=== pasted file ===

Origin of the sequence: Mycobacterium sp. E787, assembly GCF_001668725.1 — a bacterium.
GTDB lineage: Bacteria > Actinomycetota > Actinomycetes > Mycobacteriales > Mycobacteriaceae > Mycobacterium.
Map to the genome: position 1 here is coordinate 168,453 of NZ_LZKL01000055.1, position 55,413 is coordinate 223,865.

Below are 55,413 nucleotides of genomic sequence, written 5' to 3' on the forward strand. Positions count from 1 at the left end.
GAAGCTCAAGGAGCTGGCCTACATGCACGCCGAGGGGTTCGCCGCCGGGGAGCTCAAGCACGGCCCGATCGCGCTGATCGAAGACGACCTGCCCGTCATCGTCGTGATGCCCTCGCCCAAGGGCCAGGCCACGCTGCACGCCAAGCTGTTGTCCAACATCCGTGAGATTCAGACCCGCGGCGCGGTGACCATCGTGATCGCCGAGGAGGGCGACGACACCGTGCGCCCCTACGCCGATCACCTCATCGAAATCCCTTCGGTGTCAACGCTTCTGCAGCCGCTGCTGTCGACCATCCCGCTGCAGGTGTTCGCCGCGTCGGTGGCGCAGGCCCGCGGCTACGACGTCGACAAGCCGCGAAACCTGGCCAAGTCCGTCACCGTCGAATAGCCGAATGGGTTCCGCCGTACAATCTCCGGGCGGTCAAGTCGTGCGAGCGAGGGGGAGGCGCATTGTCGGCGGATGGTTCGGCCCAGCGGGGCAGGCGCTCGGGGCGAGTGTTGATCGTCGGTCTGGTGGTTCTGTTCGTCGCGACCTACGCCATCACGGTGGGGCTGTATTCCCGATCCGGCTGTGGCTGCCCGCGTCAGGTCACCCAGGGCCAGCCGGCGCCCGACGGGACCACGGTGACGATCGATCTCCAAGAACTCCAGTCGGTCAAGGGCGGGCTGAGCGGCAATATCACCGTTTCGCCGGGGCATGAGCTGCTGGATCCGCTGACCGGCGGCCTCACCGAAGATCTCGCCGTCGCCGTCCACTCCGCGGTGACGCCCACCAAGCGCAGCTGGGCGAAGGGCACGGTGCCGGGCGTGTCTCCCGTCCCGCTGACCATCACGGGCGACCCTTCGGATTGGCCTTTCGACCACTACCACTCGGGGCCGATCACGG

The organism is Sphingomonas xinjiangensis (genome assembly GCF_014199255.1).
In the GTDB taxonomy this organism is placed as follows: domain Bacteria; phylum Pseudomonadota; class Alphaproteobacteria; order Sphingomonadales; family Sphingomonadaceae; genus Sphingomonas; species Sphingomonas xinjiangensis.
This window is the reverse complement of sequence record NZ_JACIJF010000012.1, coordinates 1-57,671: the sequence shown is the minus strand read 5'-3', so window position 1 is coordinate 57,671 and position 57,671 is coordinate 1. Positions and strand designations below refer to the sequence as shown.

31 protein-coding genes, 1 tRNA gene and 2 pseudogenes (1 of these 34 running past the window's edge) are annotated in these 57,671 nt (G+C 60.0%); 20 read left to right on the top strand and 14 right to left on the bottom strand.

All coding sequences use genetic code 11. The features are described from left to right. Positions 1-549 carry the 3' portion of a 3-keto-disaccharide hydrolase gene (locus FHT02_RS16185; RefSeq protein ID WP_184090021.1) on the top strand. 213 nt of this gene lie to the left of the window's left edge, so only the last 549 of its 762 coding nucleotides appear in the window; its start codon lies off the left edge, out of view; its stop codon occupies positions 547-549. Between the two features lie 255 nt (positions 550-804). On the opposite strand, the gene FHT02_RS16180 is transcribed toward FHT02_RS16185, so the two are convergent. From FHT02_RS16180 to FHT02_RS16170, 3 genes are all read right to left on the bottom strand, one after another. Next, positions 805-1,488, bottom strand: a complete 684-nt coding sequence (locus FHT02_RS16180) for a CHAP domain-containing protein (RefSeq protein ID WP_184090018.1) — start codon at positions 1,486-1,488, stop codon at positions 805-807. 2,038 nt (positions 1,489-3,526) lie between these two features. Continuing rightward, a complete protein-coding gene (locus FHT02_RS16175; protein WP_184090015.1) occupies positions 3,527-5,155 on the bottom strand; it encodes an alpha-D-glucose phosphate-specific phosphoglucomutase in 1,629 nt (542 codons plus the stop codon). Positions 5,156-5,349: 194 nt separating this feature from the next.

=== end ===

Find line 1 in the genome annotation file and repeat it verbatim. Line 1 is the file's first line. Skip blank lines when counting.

Origin of the sequence: Mycobacterium sp. E787, assembly GCF_001668725.1 — a bacterium.